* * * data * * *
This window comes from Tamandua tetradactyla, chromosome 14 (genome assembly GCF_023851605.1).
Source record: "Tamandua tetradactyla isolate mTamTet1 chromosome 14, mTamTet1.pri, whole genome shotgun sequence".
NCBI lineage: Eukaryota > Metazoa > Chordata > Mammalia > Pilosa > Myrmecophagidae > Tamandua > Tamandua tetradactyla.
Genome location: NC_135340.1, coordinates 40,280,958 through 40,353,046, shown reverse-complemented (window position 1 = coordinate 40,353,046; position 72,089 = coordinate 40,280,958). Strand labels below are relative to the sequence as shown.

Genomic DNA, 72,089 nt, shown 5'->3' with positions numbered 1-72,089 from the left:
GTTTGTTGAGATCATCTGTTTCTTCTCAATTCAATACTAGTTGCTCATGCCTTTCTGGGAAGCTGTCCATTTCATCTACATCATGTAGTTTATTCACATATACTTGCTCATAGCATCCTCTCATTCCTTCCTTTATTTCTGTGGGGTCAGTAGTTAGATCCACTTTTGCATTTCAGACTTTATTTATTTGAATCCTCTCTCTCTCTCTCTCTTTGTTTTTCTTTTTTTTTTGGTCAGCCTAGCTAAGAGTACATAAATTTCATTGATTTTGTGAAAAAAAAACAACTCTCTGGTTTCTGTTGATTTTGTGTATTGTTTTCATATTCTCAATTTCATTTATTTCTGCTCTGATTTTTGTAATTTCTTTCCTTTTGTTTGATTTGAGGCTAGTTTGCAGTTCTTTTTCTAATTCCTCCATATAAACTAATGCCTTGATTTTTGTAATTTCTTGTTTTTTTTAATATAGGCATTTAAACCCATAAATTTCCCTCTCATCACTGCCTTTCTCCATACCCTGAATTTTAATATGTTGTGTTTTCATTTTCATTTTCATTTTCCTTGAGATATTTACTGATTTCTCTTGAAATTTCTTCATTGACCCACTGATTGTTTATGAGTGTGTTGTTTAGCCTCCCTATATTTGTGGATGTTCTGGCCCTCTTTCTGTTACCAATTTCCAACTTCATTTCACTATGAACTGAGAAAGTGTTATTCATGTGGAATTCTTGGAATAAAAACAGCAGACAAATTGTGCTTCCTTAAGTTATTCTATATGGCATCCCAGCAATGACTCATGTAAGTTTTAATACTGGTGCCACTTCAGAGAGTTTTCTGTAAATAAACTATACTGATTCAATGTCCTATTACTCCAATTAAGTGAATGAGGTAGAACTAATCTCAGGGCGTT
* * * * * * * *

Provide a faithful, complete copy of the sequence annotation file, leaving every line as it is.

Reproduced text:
This window comes from Tamandua tetradactyla, chromosome 14 (genome assembly GCF_023851605.1).
Source record: "Tamandua tetradactyla isolate mTamTet1 chromosome 14, mTamTet1.pri, whole genome shotgun sequence".
NCBI lineage: Eukaryota > Metazoa > Chordata > Mammalia > Pilosa > Myrmecophagidae > Tamandua > Tamandua tetradactyla.
Genome location: NC_135340.1, coordinates 40,280,958 through 40,353,046, shown reverse-complemented (window position 1 = coordinate 40,353,046; position 72,089 = coordinate 40,280,958). Strand labels below are relative to the sequence as shown.

Genomic DNA, 72,089 nt, shown 5'->3' with positions numbered 1-72,089 from the left:
GTTTGTTGAGATCATCTGTTTCTTCTCAATTCAATACTAGTTGCTCATGCCTTTCTGGGAAGCTGTCCATTTCATCTACATCATGTAGTTTATTCACATATACTTGCTCATAGCATCCTCTCATTCCTTCCTTTATTTCTGTGGGGTCAGTAGTTAGATCCACTTTTGCATTTCAGACTTTATTTATTTGAATCCTCTCTCTCTCTCTCTCTTTGTTTTTCTTTTTTTTTTGGTCAGCCTAGCTAAGAGTACATAAATTTCATTGATTTTGTGAAAAAAAAACAACTCTCTGGTTTCTGTTGATTTTGTGTATTGTTTTCATATTCTCAATTTCATTTATTTCTGCTCTGATTTTTGTAATTTCTTTCCTTTTGTTTGATTTGAGGCTAGTTTGCAGTTCTTTTTCTAATTCCTCCATATAAACTAATGCCTTGATTTTTGTAATTTCTTGTTTTTTTTAATATAGGCATTTAAACCCATAAATTTCCCTCTCATCACTGCCTTTCTCCATACCCTGAATTTTAATATGTTGTGTTTTCATTTTCATTTTCATTTTCCTTGAGATATTTACTGATTTCTCTTGAAATTTCTTCATTGACCCACTGATTGTTTATGAGTGTGTTGTTTAGCCTCCCTATATTTGTGGATGTTCTGGCCCTCTTTCTGTTACCAATTTCCAACTTCATTTCACTATGAACTGAGAAAGTGTTATTCATGTGGAATTCTTGGAATAAAAACAGCAGACAAATTGTGCTTCCTTAAGTTATTCTATATGGCATCCCAGCAATGACTCATGTAAGTTTTAATACTGGTGCCACTTCAGAGAGTTTTCTGTAAATAAACTATACTGATTCAATGTCCTATTACTCCAATTAAGTGAATGAGGTAGAACTAATCTCAGGGCGTT